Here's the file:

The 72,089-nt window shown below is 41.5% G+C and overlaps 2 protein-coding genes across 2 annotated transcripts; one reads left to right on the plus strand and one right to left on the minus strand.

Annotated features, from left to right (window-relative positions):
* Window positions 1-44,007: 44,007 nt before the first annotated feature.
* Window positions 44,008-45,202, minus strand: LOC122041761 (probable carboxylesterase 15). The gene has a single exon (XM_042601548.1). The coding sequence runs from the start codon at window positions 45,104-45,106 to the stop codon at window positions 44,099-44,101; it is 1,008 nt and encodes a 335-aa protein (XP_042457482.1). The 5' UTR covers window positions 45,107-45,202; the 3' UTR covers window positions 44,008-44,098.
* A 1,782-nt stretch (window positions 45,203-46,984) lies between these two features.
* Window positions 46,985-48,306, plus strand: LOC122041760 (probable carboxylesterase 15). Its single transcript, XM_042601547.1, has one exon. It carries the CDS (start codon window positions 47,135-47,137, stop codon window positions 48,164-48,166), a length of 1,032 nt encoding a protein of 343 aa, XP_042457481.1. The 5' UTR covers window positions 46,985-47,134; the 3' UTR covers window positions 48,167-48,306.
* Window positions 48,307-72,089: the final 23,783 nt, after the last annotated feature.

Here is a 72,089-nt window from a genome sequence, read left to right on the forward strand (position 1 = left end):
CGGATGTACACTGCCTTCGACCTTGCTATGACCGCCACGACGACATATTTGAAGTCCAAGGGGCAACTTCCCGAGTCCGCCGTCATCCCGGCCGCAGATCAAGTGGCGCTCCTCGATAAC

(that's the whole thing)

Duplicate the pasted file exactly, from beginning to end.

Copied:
The 72,089-nt window shown below is 41.5% G+C and overlaps 2 protein-coding genes across 2 annotated transcripts; one reads left to right on the plus strand and one right to left on the minus strand.

Annotated features, from left to right (window-relative positions):
* Window positions 1-44,007: 44,007 nt before the first annotated feature.
* Window positions 44,008-45,202, minus strand: LOC122041761 (probable carboxylesterase 15). The gene has a single exon (XM_042601548.1). The coding sequence runs from the start codon at window positions 45,104-45,106 to the stop codon at window positions 44,099-44,101; it is 1,008 nt and encodes a 335-aa protein (XP_042457482.1). The 5' UTR covers window positions 45,107-45,202; the 3' UTR covers window positions 44,008-44,098.
* A 1,782-nt stretch (window positions 45,203-46,984) lies between these two features.
* Window positions 46,985-48,306, plus strand: LOC122041760 (probable carboxylesterase 15). Its single transcript, XM_042601547.1, has one exon. It carries the CDS (start codon window positions 47,135-47,137, stop codon window positions 48,164-48,166), a length of 1,032 nt encoding a protein of 343 aa, XP_042457481.1. The 5' UTR covers window positions 46,985-47,134; the 3' UTR covers window positions 48,167-48,306.
* Window positions 48,307-72,089: the final 23,783 nt, after the last annotated feature.

Here is a 72,089-nt window from a genome sequence, read left to right on the forward strand (position 1 = left end):
CGGATGTACACTGCCTTCGACCTTGCTATGACCGCCACGACGACATATTTGAAGTCCAAGGGGCAACTTCCCGAGTCCGCCGTCATCCCGGCCGCAGATCAAGTGGCGCTCCTCGATAAC